Digital-only neobank Xinja has announced the appointment of John Pountain as its first chief technology officer.
A financial services industry veteran, having previously served as Architecture Manager at Macquarie and most recently as Asia Pacific CTO for financial tech developer Excelian, Poutain assumed his new role at Xinja in late July.
Building on top of Xinja’s existing SAP core banking platform and AWS cloud, Poutain appears confident of the neobank’s potential to bolt on an array of “hyper-personalised” customer service offerings.
“Our technology will allow us to scale into these solutions, and most importantly into building out our data and AI capabilities to deliver hyper-personalised services for customers,” Poutain said in a statement.
“It’s time customers’ data was used to benefit them rather than the institutions they bank with; we are very excited about the CDR (Consumer Data Right) and open banking and what it can deliver for people.”
Launched in 2017 and receiving its Australian Credit Licence a year later, Eric Wilson, chief executive of Xinja, said the neobank has a critical advantage of a clean infrastructure slate, avoiding the messy build-up of decades-old core systems that have hampered the big banks.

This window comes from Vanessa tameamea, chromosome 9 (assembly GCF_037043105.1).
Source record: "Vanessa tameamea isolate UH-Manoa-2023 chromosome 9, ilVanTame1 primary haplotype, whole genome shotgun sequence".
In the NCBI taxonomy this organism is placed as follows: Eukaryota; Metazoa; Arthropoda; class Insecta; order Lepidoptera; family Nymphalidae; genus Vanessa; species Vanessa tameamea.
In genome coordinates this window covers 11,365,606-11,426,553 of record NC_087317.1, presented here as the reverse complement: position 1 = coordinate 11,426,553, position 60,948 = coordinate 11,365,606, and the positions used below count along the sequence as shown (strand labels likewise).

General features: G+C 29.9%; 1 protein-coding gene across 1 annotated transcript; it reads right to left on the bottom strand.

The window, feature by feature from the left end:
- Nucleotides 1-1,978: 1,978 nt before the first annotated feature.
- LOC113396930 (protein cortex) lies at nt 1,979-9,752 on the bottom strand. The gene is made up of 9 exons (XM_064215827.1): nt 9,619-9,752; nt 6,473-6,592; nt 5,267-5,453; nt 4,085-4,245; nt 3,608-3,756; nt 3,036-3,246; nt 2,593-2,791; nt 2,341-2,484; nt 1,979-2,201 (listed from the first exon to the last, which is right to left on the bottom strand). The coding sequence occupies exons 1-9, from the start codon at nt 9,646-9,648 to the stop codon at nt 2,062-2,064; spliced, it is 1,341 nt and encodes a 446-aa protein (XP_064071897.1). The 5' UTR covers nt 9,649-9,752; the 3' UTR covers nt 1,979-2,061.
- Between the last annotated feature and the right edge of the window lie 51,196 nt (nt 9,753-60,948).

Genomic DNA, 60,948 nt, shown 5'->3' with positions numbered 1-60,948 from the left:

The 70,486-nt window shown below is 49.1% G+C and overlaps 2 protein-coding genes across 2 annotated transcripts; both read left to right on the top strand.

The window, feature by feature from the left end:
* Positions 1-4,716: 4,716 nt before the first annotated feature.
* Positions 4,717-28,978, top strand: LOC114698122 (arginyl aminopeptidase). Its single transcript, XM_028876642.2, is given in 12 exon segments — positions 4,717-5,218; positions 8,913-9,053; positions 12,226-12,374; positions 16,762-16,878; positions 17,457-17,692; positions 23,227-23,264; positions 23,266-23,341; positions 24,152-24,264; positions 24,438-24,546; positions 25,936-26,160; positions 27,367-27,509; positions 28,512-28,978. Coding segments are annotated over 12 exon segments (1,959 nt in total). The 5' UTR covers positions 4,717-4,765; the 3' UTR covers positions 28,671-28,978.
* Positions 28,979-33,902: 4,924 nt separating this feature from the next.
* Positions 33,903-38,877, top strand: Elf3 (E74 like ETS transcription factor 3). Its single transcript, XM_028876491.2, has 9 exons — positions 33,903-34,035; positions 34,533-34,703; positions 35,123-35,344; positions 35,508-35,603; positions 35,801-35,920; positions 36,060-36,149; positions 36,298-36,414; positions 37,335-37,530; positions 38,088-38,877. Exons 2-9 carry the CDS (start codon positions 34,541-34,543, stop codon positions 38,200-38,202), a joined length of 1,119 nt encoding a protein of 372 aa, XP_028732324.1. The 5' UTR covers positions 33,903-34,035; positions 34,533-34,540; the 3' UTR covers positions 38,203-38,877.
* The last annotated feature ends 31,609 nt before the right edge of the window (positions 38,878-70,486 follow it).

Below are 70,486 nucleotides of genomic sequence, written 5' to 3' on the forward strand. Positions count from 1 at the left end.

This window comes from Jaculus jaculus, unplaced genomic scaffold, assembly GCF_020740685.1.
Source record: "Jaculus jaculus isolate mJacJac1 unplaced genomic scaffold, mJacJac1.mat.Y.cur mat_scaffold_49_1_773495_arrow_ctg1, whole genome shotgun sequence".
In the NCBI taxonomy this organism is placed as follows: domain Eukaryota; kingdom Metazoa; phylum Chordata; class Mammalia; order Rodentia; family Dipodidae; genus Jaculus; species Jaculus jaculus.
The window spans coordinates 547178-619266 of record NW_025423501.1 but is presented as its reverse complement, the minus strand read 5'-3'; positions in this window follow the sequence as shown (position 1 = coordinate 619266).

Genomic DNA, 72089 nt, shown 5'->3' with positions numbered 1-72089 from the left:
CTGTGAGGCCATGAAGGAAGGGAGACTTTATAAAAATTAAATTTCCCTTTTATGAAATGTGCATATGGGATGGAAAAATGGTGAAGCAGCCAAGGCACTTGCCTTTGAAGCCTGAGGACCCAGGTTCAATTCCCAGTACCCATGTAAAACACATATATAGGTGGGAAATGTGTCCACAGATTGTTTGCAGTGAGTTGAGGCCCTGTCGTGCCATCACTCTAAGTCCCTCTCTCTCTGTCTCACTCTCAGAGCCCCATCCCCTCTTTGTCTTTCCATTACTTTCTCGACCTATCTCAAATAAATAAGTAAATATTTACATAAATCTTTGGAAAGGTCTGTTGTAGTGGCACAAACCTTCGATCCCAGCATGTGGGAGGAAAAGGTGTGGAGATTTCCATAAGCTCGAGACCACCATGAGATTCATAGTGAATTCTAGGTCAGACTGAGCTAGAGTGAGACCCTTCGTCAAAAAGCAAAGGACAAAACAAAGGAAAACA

“We’re not encumbered by legacy systems, which means we are much nimbler than traditional banks, and can use the best technology has to offer for our customers at much lower costs,” Wilson said.
“We are very ambitious about changing the banking landscape, not just carrying on hundreds of years of banking tradition that makes bankers a lot of money but often fails to serve the best interests of customers.”
This will be Pountain’s second stint at a neobank, having previously served as Global Digital Solution Architect for New York-based Moven.
Xinja, which was granted a restricted authorised deposit-taking banking licence (RADI) in December 2018, is in the process of acquiring a full licence, allowing it to provide bank accounts to its customers.
So far, the Sydney-based neobank has distributed prepaid cards to more than 12,000 customers, with upwards of 25,000 having already signed up to its service.